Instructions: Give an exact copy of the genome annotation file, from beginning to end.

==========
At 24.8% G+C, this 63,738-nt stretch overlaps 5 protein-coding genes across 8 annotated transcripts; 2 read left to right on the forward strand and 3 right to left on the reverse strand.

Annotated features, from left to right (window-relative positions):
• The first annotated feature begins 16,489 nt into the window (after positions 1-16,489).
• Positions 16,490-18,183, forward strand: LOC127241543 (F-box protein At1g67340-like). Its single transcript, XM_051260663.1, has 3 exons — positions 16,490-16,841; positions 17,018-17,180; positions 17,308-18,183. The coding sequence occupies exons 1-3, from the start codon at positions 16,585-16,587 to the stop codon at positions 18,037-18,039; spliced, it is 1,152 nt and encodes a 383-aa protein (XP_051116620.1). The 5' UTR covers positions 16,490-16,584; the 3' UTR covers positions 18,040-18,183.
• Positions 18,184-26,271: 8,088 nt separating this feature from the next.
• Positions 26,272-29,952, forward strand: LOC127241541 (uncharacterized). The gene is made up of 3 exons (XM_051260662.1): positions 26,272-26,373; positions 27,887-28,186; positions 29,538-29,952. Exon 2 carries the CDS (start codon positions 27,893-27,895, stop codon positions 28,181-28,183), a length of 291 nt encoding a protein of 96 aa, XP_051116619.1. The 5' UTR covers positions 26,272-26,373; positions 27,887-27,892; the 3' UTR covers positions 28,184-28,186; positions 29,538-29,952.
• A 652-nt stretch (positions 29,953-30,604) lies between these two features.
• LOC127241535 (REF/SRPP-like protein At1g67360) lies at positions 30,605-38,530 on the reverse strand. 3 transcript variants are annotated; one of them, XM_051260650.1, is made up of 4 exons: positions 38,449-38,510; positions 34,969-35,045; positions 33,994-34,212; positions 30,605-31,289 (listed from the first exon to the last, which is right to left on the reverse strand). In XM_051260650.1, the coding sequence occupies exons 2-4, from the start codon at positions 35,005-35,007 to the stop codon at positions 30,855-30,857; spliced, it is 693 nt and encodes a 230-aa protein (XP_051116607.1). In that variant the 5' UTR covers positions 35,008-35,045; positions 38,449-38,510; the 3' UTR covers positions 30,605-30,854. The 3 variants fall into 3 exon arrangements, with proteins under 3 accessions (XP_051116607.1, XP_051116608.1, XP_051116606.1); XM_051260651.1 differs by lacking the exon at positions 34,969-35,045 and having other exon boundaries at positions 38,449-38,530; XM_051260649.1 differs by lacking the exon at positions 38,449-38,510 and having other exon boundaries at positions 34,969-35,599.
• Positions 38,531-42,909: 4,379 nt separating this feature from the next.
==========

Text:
At 24.8% G+C, this 63,738-nt stretch overlaps 5 protein-coding genes across 8 annotated transcripts; 2 read left to right on the forward strand and 3 right to left on the reverse strand.

Annotated features, from left to right (window-relative positions):
• The first annotated feature begins 16,489 nt into the window (after positions 1-16,489).
• Positions 16,490-18,183, forward strand: LOC127241543 (F-box protein At1g67340-like). Its single transcript, XM_051260663.1, has 3 exons — positions 16,490-16,841; positions 17,018-17,180; positions 17,308-18,183. The coding sequence occupies exons 1-3, from the start codon at positions 16,585-16,587 to the stop codon at positions 18,037-18,039; spliced, it is 1,152 nt and encodes a 383-aa protein (XP_051116620.1). The 5' UTR covers positions 16,490-16,584; the 3' UTR covers positions 18,040-18,183.
• Positions 18,184-26,271: 8,088 nt separating this feature from the next.
• Positions 26,272-29,952, forward strand: LOC127241541 (uncharacterized). The gene is made up of 3 exons (XM_051260662.1): positions 26,272-26,373; positions 27,887-28,186; positions 29,538-29,952. Exon 2 carries the CDS (start codon positions 27,893-27,895, stop codon positions 28,181-28,183), a length of 291 nt encoding a protein of 96 aa, XP_051116619.1. The 5' UTR covers positions 26,272-26,373; positions 27,887-27,892; the 3' UTR covers positions 28,184-28,186; positions 29,538-29,952.
• A 652-nt stretch (positions 29,953-30,604) lies between these two features.
• LOC127241535 (REF/SRPP-like protein At1g67360) lies at positions 30,605-38,530 on the reverse strand. 3 transcript variants are annotated; one of them, XM_051260650.1, is made up of 4 exons: positions 38,449-38,510; positions 34,969-35,045; positions 33,994-34,212; positions 30,605-31,289 (listed from the first exon to the last, which is right to left on the reverse strand). In XM_051260650.1, the coding sequence occupies exons 2-4, from the start codon at positions 35,005-35,007 to the stop codon at positions 30,855-30,857; spliced, it is 693 nt and encodes a 230-aa protein (XP_051116607.1). In that variant the 5' UTR covers positions 35,008-35,045; positions 38,449-38,510; the 3' UTR covers positions 30,605-30,854. The 3 variants fall into 3 exon arrangements, with proteins under 3 accessions (XP_051116607.1, XP_051116608.1, XP_051116606.1); XM_051260651.1 differs by lacking the exon at positions 34,969-35,045 and having other exon boundaries at positions 38,449-38,530; XM_051260649.1 differs by lacking the exon at positions 38,449-38,510 and having other exon boundaries at positions 34,969-35,599.
• Positions 38,531-42,909: 4,379 nt separating this feature from the next.